The Brains of Chocolate Cravers
As you read this post, try not to think about how good a bar of milk chocolate would taste right now.
Many people find that it’s quite easy to get visions of chocolate stuck in their head. In fact, the authors of a recent study in the journal Appetite suggest that chocolate is “the most often craved food in Western societies.”
To learn more about chocolate craving, the researchers recruited 40 people: 20 who were especially prone to experiencing chocolate cravings and 20 who were relatively unaffected by chocolate. (Yes, believe it or not, people like that exist.)
Then the researchers showed the people pictures of chocolate, asking about their responses and watching what was going on in their brains. The researchers were especially interested in spotting differences between what they called the “high trait chocolate cravers” and the “low trait chocolate cravers.”
And differences they found.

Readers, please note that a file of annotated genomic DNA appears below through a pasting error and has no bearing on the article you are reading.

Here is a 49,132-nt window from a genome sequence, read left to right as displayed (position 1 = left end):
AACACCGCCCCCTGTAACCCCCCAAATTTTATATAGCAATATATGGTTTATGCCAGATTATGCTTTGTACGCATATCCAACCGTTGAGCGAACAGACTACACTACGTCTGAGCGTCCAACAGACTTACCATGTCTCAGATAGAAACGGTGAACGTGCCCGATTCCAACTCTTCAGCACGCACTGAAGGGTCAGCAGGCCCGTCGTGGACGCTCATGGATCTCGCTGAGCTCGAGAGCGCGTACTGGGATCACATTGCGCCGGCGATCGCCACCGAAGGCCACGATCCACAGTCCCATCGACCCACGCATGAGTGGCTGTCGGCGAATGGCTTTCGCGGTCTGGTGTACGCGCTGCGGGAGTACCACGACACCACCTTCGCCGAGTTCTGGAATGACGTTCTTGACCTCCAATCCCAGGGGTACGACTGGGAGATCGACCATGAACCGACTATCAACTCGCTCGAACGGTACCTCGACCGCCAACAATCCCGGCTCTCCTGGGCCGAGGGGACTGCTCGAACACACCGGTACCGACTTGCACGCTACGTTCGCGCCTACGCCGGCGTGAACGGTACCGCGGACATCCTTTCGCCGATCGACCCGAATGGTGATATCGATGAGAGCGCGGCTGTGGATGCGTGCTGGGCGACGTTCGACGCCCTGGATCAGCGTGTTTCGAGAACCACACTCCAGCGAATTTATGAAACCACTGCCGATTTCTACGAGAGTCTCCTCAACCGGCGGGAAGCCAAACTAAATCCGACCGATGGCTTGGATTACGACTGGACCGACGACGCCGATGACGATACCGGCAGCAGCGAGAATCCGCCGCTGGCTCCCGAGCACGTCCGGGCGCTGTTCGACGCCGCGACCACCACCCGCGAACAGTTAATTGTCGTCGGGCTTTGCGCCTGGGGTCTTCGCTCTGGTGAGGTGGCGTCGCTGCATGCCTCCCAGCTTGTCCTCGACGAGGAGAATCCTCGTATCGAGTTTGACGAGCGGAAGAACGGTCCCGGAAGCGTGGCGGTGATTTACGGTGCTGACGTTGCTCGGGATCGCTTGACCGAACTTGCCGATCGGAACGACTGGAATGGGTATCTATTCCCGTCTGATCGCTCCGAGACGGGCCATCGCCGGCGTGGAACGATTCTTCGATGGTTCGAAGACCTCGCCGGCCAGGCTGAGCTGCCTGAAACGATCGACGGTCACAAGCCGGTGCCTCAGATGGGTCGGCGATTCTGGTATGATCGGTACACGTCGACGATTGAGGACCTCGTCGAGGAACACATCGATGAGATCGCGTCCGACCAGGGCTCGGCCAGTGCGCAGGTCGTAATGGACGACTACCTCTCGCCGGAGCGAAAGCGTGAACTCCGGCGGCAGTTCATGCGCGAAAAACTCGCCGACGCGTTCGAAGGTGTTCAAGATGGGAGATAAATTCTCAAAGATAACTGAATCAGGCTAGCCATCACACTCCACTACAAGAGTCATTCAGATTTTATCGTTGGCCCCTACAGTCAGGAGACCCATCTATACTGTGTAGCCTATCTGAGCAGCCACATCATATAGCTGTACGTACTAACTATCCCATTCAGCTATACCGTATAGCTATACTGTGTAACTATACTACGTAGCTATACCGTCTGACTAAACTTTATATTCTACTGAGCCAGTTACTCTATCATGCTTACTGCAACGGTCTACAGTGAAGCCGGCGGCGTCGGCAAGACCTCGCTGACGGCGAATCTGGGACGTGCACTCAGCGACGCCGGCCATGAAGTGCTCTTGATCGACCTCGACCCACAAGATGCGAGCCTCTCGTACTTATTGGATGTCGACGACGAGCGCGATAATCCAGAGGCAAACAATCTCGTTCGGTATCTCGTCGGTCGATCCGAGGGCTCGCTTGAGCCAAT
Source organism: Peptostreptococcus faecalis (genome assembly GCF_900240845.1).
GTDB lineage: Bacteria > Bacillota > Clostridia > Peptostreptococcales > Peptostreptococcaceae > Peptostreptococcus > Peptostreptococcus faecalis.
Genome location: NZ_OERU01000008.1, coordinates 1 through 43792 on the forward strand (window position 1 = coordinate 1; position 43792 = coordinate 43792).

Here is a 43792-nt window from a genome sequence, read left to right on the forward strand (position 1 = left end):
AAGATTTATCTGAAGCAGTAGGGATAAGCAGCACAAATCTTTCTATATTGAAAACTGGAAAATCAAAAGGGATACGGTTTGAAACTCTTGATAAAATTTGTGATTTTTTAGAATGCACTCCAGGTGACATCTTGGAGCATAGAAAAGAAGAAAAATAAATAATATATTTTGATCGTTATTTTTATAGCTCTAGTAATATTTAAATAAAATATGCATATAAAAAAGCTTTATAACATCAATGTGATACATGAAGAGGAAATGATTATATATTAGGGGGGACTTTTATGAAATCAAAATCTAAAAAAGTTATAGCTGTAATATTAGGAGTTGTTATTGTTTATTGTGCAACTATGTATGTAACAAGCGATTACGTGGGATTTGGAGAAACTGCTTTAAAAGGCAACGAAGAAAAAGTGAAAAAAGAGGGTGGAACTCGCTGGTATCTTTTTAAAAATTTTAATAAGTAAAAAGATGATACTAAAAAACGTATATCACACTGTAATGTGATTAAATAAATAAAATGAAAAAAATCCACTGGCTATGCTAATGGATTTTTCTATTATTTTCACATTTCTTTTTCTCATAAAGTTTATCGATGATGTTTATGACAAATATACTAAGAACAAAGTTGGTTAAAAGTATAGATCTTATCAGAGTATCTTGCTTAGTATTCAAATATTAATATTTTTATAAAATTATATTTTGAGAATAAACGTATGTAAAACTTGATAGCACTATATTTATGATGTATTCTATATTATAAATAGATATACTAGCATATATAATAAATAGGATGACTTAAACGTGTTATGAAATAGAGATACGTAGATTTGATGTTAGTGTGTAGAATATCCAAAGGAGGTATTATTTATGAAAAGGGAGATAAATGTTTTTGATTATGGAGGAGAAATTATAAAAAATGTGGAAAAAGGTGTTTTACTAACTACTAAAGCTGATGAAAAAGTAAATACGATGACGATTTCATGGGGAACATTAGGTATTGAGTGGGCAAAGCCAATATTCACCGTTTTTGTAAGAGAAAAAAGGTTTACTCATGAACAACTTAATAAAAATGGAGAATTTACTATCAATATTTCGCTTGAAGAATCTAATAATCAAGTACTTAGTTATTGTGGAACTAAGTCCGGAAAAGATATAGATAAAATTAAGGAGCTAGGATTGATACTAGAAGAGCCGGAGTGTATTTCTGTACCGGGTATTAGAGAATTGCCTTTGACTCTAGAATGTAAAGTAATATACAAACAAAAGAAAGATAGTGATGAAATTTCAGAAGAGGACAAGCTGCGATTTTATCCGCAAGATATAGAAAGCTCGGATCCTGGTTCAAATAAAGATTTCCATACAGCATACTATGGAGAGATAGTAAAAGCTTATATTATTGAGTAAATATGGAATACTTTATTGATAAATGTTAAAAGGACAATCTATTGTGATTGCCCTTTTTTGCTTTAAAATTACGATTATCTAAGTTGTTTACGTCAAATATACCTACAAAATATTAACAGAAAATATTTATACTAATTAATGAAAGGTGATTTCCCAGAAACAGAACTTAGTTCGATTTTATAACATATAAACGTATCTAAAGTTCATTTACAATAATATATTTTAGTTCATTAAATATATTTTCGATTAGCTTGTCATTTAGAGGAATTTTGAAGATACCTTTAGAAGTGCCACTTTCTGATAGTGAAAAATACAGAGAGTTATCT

For starters, the high cravers tended to report more chocolate-related thoughts after viewing the images of chocolate. That is, they reacted to chocolate consumption cues by continuing to play images of chocolate in their heads. On the other hand, the low chocolate cravers moved on fairly quickly.
These differences were also apparent in the participants’ brain activity. Specifically, regions of the brain associated with reward processing were more active in the high craving group after seeing the images of chocolate than in the low craving group.
These findings paint a picture of what goes on in the brains of people who are especially susceptible to chocolate cravings. It appears that when these people encounter chocolate-related cues, they tend to think about chocolate more, and reward-related parts of their brains become more active.
That said, even those prone to high levels of chocolate craving seem to have at least some self-control when confronted with pictures of candy bars. When they were told to do so, the high cravers were able to dial back their chocolate-related thoughts. But the researchers point out that while chocolate lovers may be able to temper their visions of chocolate in a laboratory setting, whether this chocolate thought suppression could potentially help people lower their real-world chocolate consumption “remains to be shown.”